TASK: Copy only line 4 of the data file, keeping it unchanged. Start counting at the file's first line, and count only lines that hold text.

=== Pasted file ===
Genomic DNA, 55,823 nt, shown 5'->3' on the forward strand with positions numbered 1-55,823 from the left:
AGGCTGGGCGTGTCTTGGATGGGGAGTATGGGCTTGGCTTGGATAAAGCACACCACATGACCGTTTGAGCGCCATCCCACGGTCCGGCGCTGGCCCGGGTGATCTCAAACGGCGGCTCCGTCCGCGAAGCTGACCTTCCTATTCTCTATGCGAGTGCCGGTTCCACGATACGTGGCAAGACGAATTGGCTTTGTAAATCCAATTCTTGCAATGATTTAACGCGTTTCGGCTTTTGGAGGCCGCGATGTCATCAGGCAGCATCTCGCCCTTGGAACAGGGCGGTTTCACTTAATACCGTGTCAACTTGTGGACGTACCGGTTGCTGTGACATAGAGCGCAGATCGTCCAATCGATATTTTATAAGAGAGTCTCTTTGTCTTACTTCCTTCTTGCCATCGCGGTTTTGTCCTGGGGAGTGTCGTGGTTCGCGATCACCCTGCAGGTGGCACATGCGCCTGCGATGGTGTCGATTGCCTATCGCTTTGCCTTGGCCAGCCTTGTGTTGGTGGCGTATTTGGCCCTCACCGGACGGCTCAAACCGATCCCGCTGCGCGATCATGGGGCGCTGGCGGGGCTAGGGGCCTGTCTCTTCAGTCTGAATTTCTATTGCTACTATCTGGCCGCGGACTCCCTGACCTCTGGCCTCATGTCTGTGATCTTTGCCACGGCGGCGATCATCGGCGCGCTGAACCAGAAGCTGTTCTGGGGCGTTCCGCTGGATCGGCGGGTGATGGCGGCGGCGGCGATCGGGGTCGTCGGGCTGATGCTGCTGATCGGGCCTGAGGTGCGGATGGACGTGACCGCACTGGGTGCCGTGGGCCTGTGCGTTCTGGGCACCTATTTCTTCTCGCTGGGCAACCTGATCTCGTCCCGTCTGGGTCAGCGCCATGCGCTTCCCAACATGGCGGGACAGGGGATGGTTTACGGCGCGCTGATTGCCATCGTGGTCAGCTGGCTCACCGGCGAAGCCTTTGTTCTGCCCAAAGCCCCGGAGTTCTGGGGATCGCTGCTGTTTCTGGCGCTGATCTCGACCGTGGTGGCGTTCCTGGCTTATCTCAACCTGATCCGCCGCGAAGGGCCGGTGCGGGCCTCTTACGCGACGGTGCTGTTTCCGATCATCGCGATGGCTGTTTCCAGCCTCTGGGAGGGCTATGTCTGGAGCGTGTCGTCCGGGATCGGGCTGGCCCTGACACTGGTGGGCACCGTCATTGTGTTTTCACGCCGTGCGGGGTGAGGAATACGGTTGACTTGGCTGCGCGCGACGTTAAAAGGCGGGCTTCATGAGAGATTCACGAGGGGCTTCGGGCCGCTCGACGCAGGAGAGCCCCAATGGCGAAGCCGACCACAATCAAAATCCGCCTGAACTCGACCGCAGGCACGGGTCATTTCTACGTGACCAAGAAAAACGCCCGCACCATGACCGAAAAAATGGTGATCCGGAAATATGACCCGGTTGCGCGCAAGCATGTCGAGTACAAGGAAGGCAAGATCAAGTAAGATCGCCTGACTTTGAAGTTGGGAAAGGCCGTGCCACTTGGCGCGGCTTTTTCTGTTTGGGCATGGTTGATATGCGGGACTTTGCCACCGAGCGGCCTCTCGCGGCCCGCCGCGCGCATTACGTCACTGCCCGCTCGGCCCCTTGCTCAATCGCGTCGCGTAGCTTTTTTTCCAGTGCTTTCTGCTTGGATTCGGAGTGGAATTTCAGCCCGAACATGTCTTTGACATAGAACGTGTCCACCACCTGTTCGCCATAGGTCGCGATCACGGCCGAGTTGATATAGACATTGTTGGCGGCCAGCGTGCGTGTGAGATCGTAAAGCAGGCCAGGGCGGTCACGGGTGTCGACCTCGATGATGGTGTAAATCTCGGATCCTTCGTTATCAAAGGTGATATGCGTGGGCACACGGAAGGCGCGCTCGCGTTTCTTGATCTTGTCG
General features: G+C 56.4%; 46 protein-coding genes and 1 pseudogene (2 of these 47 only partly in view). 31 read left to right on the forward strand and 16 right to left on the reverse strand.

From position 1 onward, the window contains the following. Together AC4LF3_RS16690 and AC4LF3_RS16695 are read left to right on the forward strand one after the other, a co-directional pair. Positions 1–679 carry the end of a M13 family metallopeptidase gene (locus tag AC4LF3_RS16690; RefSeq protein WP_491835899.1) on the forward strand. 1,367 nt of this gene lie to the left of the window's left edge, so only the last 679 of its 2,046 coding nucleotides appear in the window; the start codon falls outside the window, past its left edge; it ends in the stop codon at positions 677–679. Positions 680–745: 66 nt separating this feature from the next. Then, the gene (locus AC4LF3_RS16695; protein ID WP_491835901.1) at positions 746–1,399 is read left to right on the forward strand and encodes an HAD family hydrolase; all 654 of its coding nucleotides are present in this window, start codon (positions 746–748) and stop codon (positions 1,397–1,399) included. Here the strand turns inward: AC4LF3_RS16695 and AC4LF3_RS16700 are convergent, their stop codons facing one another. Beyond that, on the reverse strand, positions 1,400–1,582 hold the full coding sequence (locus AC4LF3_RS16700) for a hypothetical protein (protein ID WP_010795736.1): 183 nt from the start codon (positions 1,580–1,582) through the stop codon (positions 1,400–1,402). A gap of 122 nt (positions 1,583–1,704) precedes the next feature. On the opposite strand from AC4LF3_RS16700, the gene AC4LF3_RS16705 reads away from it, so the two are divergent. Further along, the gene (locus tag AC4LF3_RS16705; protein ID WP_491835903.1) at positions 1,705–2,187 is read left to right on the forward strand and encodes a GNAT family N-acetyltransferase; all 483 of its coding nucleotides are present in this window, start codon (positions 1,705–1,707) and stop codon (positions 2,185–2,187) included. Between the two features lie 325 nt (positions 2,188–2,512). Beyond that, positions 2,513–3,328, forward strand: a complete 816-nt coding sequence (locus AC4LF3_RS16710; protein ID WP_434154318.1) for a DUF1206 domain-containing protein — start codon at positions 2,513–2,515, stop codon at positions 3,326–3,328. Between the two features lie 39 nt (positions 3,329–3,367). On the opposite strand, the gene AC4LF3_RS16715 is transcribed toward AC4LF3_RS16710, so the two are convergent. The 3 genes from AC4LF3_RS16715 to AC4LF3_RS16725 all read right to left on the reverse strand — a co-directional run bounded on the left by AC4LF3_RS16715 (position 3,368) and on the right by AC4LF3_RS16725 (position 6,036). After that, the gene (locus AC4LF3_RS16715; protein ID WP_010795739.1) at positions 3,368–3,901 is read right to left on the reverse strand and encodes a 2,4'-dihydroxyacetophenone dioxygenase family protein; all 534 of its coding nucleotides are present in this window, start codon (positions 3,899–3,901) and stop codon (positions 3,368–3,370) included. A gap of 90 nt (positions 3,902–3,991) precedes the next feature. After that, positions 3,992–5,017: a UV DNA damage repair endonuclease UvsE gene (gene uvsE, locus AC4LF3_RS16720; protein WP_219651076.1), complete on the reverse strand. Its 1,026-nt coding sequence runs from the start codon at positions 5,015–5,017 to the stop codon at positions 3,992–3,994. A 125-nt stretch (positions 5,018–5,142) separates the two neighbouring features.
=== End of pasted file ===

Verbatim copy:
From position 1 onward, the window contains the following. Together AC4LF3_RS16690 and AC4LF3_RS16695 are read left to right on the forward strand one after the other, a co-directional pair. Positions 1–679 carry the end of a M13 family metallopeptidase gene (locus tag AC4LF3_RS16690; RefSeq protein WP_491835899.1) on the forward strand. 1,367 nt of this gene lie to the left of the window's left edge, so only the last 679 of its 2,046 coding nucleotides appear in the window; the start codon falls outside the window, past its left edge; it ends in the stop codon at positions 677–679. Positions 680–745: 66 nt separating this feature from the next. Then, the gene (locus AC4LF3_RS16695; protein ID WP_491835901.1) at positions 746–1,399 is read left to right on the forward strand and encodes an HAD family hydrolase; all 654 of its coding nucleotides are present in this window, start codon (positions 746–748) and stop codon (positions 1,397–1,399) included. Here the strand turns inward: AC4LF3_RS16695 and AC4LF3_RS16700 are convergent, their stop codons facing one another. Beyond that, on the reverse strand, positions 1,400–1,582 hold the full coding sequence (locus AC4LF3_RS16700) for a hypothetical protein (protein ID WP_010795736.1): 183 nt from the start codon (positions 1,580–1,582) through the stop codon (positions 1,400–1,402). A gap of 122 nt (positions 1,583–1,704) precedes the next feature. On the opposite strand from AC4LF3_RS16700, the gene AC4LF3_RS16705 reads away from it, so the two are divergent. Further along, the gene (locus tag AC4LF3_RS16705; protein ID WP_491835903.1) at positions 1,705–2,187 is read left to right on the forward strand and encodes a GNAT family N-acetyltransferase; all 483 of its coding nucleotides are present in this window, start codon (positions 1,705–1,707) and stop codon (positions 2,185–2,187) included. Between the two features lie 325 nt (positions 2,188–2,512). Beyond that, positions 2,513–3,328, forward strand: a complete 816-nt coding sequence (locus AC4LF3_RS16710; protein ID WP_434154318.1) for a DUF1206 domain-containing protein — start codon at positions 2,513–2,515, stop codon at positions 3,326–3,328. Between the two features lie 39 nt (positions 3,329–3,367). On the opposite strand, the gene AC4LF3_RS16715 is transcribed toward AC4LF3_RS16710, so the two are convergent. The 3 genes from AC4LF3_RS16715 to AC4LF3_RS16725 all read right to left on the reverse strand — a co-directional run bounded on the left by AC4LF3_RS16715 (position 3,368) and on the right by AC4LF3_RS16725 (position 6,036). After that, the gene (locus AC4LF3_RS16715; protein ID WP_010795739.1) at positions 3,368–3,901 is read right to left on the reverse strand and encodes a 2,4'-dihydroxyacetophenone dioxygenase family protein; all 534 of its coding nucleotides are present in this window, start codon (positions 3,899–3,901) and stop codon (positions 3,368–3,370) included. A gap of 90 nt (positions 3,902–3,991) precedes the next feature. After that, positions 3,992–5,017: a UV DNA damage repair endonuclease UvsE gene (gene uvsE, locus AC4LF3_RS16720; protein WP_219651076.1), complete on the reverse strand. Its 1,026-nt coding sequence runs from the start codon at positions 5,015–5,017 to the stop codon at positions 3,992–3,994. A 125-nt stretch (positions 5,018–5,142) separates the two neighbouring features.